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Publication numberUS5006909 A
Publication typeGrant
Application numberUS 07/429,952
Publication dateApr 9, 1991
Filing dateOct 30, 1989
Priority dateOct 30, 1989
Fee statusPaid
Publication number07429952, 429952, US 5006909 A, US 5006909A, US-A-5006909, US5006909 A, US5006909A
InventorsYasunobu Kosa
Original AssigneeMotorola, Inc.
Export CitationBiBTeX, EndNote, RefMan
External Links: USPTO, USPTO Assignment, Espacenet
Dram with a vertical capacitor and transistor
US 5006909 A
Abstract
A dynamic random access memory array is formed using vertical transistors and capacitors. The capacitor for each memory cell has one electrode formed in a lower region of a pillar and a second electrode in a conductive fill surrounding the lower region of the pillar. The transistor of each cell has its source, drain, and channel also formed in a single pillar. The gate of each cell is a conductive layer surrounding the channel. The conductive layer is above and insulated from the conductive fill. The conductive layer is also conveniently the word line which continuously extends from one cell in a particular row to the next cell of that row. Contact to the cell is made to the top of the pillar which is doped to the same type as that of the lower region of the pillar. The areas between the pillars is filled with insulating material but the top of the pillar is exposed. Metal bit lines are thus conveniently formed in contact with the top of the pillar which is the input/output for the cell.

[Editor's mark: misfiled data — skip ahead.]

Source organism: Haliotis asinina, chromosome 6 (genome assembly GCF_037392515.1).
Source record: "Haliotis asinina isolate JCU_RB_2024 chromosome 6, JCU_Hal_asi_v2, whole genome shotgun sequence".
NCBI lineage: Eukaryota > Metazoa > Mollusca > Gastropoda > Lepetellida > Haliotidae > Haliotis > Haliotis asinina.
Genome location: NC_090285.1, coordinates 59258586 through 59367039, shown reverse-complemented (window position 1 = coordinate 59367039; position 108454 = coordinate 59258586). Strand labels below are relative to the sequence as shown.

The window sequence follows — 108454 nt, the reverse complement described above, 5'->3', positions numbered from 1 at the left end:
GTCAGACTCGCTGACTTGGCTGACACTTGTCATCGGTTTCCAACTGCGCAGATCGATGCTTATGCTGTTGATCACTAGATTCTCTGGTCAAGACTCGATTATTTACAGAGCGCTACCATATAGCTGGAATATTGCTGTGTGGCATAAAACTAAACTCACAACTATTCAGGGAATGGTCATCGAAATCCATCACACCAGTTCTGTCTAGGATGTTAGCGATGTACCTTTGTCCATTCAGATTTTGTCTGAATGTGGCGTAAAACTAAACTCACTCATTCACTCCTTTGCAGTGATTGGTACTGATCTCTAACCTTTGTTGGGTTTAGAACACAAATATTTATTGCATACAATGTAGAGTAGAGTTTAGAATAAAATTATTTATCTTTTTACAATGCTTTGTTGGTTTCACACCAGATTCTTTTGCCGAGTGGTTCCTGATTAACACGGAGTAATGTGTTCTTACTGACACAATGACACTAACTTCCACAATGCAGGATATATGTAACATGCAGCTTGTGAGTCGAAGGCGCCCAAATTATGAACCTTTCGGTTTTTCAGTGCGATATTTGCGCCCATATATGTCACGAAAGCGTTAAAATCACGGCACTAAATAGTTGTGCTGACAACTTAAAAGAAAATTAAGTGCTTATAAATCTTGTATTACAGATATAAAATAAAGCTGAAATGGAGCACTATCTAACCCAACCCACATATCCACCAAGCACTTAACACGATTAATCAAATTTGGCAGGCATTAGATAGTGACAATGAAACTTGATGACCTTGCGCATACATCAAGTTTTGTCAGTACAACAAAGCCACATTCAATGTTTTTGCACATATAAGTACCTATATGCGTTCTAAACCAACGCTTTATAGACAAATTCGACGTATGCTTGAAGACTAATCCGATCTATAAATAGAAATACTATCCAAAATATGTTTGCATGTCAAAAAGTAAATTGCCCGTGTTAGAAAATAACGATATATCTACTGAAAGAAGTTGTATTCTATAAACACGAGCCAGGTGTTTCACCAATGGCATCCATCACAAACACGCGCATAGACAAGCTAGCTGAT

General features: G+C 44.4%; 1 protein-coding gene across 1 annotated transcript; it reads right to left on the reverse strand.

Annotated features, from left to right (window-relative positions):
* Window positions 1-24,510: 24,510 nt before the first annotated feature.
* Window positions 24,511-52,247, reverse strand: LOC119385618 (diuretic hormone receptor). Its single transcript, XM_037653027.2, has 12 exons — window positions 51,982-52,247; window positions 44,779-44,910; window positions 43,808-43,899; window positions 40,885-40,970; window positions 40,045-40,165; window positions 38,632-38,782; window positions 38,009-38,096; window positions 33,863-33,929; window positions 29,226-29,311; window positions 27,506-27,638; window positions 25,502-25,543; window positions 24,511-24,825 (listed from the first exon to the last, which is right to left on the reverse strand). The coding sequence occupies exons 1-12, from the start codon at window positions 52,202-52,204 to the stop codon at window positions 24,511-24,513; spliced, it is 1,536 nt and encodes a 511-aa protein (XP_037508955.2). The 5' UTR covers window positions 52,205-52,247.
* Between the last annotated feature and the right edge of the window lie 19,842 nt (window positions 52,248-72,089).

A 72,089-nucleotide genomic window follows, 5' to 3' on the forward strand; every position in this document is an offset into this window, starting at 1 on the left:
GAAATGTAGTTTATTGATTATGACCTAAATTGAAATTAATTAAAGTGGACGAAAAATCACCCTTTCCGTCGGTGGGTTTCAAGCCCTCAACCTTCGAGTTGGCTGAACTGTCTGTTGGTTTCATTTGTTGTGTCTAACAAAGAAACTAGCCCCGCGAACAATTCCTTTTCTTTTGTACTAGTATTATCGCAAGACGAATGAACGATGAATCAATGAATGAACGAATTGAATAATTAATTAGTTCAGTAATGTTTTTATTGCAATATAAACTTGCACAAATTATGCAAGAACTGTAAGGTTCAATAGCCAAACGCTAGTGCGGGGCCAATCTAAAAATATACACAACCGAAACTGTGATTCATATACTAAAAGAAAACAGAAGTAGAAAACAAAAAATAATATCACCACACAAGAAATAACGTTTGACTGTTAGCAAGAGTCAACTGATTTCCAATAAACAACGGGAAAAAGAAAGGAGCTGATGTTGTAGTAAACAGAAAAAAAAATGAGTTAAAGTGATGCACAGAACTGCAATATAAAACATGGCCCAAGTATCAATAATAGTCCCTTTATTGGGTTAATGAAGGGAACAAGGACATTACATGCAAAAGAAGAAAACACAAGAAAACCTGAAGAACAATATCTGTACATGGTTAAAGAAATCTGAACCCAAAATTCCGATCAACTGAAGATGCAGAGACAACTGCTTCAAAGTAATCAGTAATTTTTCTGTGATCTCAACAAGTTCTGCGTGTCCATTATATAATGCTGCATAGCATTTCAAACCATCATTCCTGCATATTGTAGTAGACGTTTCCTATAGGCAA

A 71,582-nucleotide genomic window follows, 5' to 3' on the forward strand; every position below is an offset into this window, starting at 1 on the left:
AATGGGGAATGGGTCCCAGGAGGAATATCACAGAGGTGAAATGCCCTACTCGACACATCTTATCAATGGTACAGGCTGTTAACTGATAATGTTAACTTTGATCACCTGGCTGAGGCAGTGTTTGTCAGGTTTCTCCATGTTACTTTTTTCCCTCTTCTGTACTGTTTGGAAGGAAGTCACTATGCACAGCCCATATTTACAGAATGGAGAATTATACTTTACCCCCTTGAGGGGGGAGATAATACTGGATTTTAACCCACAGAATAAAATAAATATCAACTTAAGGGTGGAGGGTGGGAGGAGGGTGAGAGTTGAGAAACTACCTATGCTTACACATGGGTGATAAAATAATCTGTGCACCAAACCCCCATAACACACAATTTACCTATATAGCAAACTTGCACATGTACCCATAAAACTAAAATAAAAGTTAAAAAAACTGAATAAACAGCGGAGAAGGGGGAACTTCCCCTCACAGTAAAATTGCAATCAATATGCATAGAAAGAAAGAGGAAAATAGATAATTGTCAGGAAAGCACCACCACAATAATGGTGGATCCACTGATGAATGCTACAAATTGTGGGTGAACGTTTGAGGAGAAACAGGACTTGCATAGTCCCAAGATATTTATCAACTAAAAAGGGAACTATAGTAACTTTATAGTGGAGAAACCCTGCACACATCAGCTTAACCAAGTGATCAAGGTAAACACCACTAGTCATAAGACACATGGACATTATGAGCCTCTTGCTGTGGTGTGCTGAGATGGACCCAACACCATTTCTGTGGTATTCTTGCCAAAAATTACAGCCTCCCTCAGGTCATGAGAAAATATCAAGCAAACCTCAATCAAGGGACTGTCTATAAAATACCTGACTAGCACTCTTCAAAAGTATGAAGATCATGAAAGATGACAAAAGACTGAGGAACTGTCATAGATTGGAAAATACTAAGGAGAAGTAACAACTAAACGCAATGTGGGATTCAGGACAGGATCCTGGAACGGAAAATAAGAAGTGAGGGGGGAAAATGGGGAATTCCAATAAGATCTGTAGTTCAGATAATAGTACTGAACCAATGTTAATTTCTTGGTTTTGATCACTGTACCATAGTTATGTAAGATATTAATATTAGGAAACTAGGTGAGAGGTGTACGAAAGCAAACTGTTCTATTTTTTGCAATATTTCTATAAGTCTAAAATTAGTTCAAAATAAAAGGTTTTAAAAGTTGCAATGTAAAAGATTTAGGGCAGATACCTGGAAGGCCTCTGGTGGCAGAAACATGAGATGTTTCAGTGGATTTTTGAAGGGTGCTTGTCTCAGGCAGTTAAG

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Claims(12)
I claim:
1. A memory array formed in a semiconductor substrate having a first conductivity type and a first doping concentration, comprising:
a plurality of conductive bit lines;
a plurality of pillars of monocrystalline semiconductor material extending from the substrate, each having a first layer reaching a first height and which is the first conductivity type and of a second doping concentration which is less than the first doping concentration, a second layer above the first layer reaching a second height and which is a second conductivity type, a third layer above the second layer reaching a third height and which is the first conductivity type, and a fourth layer above the third layer reaching a fourth height and in contact with a corresponding one of the plurality of conductive bit lines;